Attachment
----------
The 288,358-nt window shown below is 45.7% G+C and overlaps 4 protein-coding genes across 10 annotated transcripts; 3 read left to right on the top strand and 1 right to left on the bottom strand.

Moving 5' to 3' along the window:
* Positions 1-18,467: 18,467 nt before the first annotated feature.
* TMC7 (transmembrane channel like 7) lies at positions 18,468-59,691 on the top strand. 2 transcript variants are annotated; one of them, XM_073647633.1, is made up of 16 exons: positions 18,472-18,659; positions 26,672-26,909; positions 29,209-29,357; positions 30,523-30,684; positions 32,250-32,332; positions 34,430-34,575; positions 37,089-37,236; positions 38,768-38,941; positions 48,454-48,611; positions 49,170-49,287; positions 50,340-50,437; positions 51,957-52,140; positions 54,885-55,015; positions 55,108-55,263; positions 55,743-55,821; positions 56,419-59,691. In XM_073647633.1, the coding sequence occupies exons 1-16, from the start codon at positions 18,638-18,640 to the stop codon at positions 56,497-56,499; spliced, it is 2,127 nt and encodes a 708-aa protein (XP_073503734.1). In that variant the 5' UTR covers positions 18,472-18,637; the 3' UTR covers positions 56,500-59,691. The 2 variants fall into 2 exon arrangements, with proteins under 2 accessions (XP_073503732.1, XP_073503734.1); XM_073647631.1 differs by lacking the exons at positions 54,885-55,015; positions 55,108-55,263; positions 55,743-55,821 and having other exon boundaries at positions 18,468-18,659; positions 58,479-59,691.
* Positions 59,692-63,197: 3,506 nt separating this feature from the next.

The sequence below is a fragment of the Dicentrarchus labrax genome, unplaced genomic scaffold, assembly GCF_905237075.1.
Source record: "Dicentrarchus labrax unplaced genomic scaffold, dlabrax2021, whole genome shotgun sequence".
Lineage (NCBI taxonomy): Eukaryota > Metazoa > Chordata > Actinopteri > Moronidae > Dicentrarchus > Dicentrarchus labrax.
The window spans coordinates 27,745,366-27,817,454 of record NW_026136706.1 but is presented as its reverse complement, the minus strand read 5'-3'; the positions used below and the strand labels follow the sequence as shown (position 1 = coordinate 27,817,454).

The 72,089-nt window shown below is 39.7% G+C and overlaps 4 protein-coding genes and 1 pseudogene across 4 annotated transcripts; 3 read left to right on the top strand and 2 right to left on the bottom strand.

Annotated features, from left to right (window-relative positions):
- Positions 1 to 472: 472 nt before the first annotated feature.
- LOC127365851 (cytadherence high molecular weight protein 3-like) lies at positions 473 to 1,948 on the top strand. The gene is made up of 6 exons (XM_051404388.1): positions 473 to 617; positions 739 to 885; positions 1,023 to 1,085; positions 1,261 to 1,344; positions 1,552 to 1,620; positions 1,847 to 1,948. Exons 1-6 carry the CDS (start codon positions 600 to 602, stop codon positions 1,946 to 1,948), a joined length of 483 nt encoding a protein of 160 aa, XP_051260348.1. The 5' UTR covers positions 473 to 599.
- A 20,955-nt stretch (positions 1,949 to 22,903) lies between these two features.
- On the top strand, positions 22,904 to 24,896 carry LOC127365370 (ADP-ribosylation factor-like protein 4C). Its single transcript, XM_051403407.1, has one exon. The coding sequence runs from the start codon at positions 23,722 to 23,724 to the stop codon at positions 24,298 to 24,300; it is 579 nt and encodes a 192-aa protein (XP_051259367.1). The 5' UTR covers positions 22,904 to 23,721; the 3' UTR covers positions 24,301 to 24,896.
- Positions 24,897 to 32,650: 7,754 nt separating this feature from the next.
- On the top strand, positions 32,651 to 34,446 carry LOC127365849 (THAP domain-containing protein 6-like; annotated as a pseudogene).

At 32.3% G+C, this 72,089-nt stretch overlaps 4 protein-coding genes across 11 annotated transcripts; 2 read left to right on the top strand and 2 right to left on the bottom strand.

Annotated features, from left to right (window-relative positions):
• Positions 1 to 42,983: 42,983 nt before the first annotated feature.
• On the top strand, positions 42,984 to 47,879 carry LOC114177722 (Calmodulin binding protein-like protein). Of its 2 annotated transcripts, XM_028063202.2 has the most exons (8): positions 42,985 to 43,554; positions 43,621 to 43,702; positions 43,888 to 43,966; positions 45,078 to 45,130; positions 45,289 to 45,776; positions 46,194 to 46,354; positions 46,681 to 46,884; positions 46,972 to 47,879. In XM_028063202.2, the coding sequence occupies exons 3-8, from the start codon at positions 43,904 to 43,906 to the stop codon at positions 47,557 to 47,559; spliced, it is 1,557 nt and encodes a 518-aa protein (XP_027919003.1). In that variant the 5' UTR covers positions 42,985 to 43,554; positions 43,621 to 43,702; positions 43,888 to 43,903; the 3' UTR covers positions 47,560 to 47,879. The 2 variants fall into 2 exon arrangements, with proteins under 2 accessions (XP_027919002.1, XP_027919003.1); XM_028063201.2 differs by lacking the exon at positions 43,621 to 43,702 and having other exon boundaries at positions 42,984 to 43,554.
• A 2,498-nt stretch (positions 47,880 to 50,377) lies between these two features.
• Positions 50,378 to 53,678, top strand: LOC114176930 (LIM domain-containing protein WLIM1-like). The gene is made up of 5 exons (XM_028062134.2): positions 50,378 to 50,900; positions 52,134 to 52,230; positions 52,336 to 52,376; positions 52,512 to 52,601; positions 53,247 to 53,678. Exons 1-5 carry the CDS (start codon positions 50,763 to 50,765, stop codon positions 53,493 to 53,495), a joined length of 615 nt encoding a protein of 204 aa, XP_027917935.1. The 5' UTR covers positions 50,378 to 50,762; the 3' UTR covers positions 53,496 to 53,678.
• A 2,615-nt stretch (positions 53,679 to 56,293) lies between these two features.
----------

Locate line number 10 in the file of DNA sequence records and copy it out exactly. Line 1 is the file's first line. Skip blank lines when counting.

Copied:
The 72,089-nt window shown below is 39.7% G+C and overlaps 4 protein-coding genes and 1 pseudogene across 4 annotated transcripts; 3 read left to right on the top strand and 2 right to left on the bottom strand.